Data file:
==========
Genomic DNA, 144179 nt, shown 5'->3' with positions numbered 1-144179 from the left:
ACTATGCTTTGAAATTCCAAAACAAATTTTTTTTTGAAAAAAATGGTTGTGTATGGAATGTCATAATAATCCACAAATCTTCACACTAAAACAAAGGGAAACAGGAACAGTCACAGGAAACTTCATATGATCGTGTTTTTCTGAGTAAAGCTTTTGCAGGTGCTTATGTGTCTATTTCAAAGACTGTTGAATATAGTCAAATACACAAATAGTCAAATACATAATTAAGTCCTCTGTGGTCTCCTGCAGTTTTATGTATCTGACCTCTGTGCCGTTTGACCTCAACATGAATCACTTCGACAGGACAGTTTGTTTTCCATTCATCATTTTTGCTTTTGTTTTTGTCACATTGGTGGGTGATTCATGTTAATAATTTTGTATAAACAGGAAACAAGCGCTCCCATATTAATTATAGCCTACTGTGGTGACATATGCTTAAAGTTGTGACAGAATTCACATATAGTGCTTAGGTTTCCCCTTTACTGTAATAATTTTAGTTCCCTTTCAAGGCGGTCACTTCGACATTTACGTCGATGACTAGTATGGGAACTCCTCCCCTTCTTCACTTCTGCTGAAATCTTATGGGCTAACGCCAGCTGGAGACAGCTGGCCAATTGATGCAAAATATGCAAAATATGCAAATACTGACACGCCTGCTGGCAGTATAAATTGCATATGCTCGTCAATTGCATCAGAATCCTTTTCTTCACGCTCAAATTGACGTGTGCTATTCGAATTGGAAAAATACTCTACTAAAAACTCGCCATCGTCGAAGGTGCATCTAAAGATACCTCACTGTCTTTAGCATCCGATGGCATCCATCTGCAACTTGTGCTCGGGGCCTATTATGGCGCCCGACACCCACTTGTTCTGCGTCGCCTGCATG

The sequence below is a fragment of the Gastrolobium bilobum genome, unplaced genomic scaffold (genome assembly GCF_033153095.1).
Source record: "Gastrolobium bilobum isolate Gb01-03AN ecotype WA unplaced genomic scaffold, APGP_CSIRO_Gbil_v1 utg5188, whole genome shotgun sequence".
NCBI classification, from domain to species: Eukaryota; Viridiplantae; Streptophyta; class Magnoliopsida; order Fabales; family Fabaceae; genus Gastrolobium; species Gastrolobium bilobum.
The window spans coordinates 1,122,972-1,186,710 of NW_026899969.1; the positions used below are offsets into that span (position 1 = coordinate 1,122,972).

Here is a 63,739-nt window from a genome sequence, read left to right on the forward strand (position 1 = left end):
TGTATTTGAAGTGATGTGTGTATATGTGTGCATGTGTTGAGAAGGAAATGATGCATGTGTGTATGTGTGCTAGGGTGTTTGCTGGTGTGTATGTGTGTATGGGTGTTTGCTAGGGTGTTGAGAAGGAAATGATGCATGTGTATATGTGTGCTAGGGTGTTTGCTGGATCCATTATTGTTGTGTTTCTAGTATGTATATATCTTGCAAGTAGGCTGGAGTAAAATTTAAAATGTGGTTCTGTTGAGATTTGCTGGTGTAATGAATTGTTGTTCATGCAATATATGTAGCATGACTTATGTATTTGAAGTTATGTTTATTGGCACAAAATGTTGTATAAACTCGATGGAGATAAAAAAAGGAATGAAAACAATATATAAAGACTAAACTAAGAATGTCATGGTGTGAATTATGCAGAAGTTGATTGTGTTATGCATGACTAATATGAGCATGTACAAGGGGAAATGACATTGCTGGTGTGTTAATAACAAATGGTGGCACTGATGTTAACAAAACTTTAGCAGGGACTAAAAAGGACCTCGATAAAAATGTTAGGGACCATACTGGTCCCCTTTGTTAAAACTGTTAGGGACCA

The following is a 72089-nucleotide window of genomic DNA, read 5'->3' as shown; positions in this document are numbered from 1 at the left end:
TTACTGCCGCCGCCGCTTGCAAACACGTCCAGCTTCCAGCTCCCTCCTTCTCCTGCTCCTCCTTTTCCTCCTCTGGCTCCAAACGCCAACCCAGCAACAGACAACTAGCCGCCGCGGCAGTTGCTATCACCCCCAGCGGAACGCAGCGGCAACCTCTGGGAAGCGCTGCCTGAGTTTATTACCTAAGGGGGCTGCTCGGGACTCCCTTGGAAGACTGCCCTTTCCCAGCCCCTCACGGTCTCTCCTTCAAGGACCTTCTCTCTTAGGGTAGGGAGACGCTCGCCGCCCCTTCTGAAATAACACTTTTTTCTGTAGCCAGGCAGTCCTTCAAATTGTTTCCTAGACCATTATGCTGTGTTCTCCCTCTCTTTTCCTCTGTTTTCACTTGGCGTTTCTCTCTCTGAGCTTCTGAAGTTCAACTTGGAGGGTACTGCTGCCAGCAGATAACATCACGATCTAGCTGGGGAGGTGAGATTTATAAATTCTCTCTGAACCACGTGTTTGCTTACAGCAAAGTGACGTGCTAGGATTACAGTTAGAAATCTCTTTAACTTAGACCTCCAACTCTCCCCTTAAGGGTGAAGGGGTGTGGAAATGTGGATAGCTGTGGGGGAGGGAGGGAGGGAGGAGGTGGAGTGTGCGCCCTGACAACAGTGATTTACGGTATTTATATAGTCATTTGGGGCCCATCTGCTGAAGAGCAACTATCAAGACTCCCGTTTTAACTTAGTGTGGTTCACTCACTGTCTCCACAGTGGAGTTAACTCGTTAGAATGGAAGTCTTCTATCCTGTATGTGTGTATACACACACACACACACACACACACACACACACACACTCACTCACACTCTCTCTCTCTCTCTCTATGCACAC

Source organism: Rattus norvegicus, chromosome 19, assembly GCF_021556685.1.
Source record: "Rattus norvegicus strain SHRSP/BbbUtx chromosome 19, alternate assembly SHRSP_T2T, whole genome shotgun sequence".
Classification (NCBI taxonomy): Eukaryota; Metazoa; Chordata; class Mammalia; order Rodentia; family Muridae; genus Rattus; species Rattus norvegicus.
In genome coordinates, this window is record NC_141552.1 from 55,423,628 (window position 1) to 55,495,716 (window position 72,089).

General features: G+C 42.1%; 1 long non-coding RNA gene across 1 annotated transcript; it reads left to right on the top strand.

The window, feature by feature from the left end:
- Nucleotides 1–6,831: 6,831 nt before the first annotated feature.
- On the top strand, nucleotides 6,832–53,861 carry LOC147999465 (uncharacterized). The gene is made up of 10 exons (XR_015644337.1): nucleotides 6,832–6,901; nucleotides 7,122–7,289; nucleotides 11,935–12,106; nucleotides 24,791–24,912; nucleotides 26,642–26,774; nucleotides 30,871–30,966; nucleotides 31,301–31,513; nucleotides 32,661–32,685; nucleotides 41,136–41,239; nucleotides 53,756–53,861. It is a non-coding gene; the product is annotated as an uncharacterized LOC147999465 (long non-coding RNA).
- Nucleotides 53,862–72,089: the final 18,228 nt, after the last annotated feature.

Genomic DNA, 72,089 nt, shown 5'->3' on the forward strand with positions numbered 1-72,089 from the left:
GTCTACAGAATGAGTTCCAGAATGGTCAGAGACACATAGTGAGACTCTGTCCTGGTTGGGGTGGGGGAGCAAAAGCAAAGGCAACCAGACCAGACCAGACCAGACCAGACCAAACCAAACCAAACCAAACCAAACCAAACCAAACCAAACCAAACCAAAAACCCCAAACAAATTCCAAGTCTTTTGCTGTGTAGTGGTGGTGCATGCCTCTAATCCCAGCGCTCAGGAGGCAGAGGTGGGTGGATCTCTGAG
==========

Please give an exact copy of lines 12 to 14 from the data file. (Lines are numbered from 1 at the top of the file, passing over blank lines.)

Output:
Source record: "Rattus norvegicus strain SHRSP/BbbUtx chromosome 19, alternate assembly SHRSP_T2T, whole genome shotgun sequence".
Classification (NCBI taxonomy): Eukaryota; Metazoa; Chordata; class Mammalia; order Rodentia; family Muridae; genus Rattus; species Rattus norvegicus.
In genome coordinates, this window is record NC_141552.1 from 55,423,628 (window position 1) to 55,495,716 (window position 72,089).